Tag Archives: post-processing

Decisions Decided

Standard

So Monday, I wrote about the decisions I needed to make regarding my writing and the blog. I hate to admit it, but sometimes, blogging regularly does bog me down. There’s not that much to write about with feeling that I’m repeating myself. Maybe it’s because I still haven’t found my ideal focus.

But, I have decided: I will do my very best to do the Write 31 Days challenge in October. I don’t promise to have every entry ready to post by 7:00 a.m. in the morning, nor do I promise to write the requisite 800 words (or is it no more than 600? I never was very good at following strict rules). I have chosen my “theme:” Thirty-One Days of Photography. I need work on my skills again, and I will use some of the tools I already have—a few classes that I need to finish, a couple of books with exercises and opportunities to play, and other sources of inspiration. I think I will also look at the post-processing process to work on those skills as well.

Mixed in with these posts will be some reflections as I add the contemplative element to my photography.

I will be back on Friday!

A Day of “Arting”

Standard

Yesterday, I saw a shrub of some sort waving its white branches at me. I had to fill the bird feeders anyway, so I grabbed the camera and went out for a quick photo shoot. After asking on Facebook for an identification, I found out that it is privet hedge. It is beautiful and smells heavenly. I started with this image:

untitled-2

I applied a texture layer and used Topaz Simplify 4 to apply the “impressionist” effect, and ended with this:

privit-hedge

I like this image. But I wasn’t done playing with the images I received yesterday. A lone male cardinal visited the feeders after I filled them. I really did not have the best lens on my camera to get this shot, but I had to try. Cardinals do not like to pose for photographs, and I was hasty. My original image was underexposed, but with a little Lightroom magic, I was able to recover enough details to work with the image. In addition, the background is busy and distracting, and I really had to work with the background to get something I was pleased with.

untitled-7

I cropped the image to a square. Then I used some techniques from Susan Tuttle’s book Digital Expressions to desaturate the background while keeping the color of the subject (the cardinal) and creating a vignette with a color fill layer. This is the result:

cardinal

I wasn’t quite satisfied, so I played a little more. I added a texture overlay in vivid light mode and the spot light effect from the filter|Render menu in CS6. After playing a bit with opacity, I ended with this:

cardinal-2

There is a Native American legend that says that cardinals are visitors from heaven. I suppose this little bird is such a visitor.

Time and Writing and Art

Standard

It’s been nearly a month since my last entry here. I have these “spells” when writing calls to me and I ignore the call. I’ve been doing that lately—ignoring the class. Oh, I’ve been writing—in my morning pages journal, in my art journal/documented life unplanner/right-brain planner, fauxbonichi journal—Oh, yes, I am writing. Just not here in this space. Just not for publication.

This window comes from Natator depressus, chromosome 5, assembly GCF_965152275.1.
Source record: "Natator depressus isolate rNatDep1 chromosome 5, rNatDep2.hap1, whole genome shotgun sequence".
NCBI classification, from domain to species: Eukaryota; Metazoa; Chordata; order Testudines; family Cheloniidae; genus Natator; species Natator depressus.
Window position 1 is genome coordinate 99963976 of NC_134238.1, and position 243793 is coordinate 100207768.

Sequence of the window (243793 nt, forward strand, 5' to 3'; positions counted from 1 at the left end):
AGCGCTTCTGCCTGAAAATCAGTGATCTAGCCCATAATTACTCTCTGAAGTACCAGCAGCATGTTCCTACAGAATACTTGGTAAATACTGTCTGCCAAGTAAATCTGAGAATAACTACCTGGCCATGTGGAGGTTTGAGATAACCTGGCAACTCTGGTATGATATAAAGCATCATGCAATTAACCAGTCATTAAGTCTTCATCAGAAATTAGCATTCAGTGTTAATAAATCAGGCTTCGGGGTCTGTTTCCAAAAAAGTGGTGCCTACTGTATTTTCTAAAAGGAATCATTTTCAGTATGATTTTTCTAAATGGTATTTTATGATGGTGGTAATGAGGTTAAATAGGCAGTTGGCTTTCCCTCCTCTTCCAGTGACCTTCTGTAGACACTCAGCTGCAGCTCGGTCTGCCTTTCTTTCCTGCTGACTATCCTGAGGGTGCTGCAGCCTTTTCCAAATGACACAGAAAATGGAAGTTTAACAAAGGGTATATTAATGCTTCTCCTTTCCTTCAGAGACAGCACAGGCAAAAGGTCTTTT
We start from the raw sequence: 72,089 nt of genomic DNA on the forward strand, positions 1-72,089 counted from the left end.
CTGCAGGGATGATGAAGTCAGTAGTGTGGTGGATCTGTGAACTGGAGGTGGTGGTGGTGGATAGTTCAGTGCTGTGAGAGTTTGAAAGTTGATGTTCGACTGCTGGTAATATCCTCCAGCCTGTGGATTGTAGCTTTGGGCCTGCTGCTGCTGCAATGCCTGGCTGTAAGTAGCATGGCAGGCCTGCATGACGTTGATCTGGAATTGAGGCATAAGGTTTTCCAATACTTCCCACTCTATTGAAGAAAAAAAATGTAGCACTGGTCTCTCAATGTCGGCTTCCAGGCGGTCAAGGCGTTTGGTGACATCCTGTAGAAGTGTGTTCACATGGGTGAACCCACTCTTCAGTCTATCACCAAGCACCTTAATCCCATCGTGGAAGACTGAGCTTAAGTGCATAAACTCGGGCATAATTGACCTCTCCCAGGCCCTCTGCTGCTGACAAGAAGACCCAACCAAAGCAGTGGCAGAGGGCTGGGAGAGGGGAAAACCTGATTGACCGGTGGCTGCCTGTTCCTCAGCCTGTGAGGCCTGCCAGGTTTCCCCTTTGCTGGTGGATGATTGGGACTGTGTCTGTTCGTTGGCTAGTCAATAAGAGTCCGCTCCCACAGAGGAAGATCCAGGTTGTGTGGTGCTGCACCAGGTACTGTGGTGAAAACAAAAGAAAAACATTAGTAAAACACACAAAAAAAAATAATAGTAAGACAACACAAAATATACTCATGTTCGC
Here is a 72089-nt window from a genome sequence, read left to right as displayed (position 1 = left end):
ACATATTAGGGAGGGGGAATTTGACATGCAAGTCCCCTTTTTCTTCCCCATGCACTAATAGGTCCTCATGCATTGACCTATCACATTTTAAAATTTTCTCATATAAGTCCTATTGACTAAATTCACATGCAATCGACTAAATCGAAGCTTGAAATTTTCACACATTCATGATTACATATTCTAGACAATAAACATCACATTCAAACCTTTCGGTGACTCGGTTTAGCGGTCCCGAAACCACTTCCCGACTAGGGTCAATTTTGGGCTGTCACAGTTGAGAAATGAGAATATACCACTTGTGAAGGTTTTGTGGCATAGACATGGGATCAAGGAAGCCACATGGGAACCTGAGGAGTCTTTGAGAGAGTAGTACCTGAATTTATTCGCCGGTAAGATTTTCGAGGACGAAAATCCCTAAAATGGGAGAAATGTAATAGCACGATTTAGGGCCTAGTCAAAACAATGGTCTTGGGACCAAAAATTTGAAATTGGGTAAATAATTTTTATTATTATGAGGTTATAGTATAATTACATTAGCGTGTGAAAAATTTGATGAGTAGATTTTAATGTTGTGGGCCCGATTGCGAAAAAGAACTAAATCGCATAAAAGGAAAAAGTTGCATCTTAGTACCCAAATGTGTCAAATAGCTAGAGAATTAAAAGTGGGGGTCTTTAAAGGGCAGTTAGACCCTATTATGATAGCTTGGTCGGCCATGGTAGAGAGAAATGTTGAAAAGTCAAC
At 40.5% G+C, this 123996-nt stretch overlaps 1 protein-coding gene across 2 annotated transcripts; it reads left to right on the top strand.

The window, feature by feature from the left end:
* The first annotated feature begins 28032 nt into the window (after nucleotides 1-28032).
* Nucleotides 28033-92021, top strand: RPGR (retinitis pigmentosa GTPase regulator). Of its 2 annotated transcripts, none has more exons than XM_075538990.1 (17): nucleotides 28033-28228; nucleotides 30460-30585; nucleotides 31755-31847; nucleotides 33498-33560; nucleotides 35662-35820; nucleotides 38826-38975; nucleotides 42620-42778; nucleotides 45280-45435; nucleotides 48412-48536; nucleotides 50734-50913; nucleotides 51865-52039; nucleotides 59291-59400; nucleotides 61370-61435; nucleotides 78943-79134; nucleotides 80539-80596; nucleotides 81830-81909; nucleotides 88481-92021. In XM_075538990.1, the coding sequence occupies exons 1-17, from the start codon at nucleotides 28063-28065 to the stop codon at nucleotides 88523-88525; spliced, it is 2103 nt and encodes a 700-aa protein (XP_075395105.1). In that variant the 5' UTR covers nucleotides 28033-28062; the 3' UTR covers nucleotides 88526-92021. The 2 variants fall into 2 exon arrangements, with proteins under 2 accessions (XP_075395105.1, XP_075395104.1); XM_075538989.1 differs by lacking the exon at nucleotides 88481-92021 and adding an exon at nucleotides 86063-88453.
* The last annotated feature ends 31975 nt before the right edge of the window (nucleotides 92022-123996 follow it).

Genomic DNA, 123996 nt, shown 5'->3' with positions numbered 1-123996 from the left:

I have been reading a lot. I’m several chapters into Elizabeth Gilbert’s book, Big Magic. I have to thank my friend Mary for loaning me her book. Unfortunately, because she loaned it to me, I can’t mark it up! So, I bought my own Kindle edition so that I could highlight, underline, and comment. Oh, yes, I am writing quotes in my journals/planners/sticky notes, too.

And I’m reading one of Rick Sammons’ photography books on seeing creatively. I am reminded throughout the book that photography is more than settings on the camera and pressing a shutter button. It is about seeing the world, not merely glancing around, but looking deeply, and seeing what is not always obvious. I liked his analogy of using a shot-gun approach to photography versus a more considered approach. Sometimes, when we go out to photograph things, we take pictures of EVERYTHING in sight—aim and shoot! However, Sammons reminds me that while it’s okay to take the postcard pictures and attempt to capture everything, we also need to take the time to look closely, to see what “we” see and not what we’re necessarily expected to see.

The other aspect of Sammons’ book that I appreciate is that photography, especially digital photography, is not just about getting it right in the camera, but also about seeing our creative vision through in the post-processing stage. In most of the chapters, Sammons writes about some of the creative tools he uses—Lightroom, Photoshop, Topaz plug-ins, Nik software. .  . .

Last night, I played with some of those tools on images I took last weekend. And I played with layering textures and photo veils and other tools in my tool kit. I came up with this image of the dogwood. I think I like it. I like it very much.

topaz-adjustments-on-dogwood

untitled-13

This is the original (SOOC), and I like it, too.

I am trying to salvage this image of the heron that Mama and I saw while we were at Bennetts Point three weeks ago. It landed in the pasture next to our place there. I was not dressed to go outside to get a closer shot, and I had to shoot fast! I think those birds know when I’m coming with a camera and they are camera shy.

This is the original. Trust me, it’s a heron!

untitled-2

I cropped it, “fuzzed up” the grass a bit with a Topaz plug-in, and added several layers of textures, brushing each layer off the heron. This is the result.

heron at bennetts point

It does have a painterly look, and I like that. I like the softness of the background, but it’s still missing something, and I will come back to it again to see what I need to do.

Vision, creativity, writing, reading—it’s all part of what I want to do.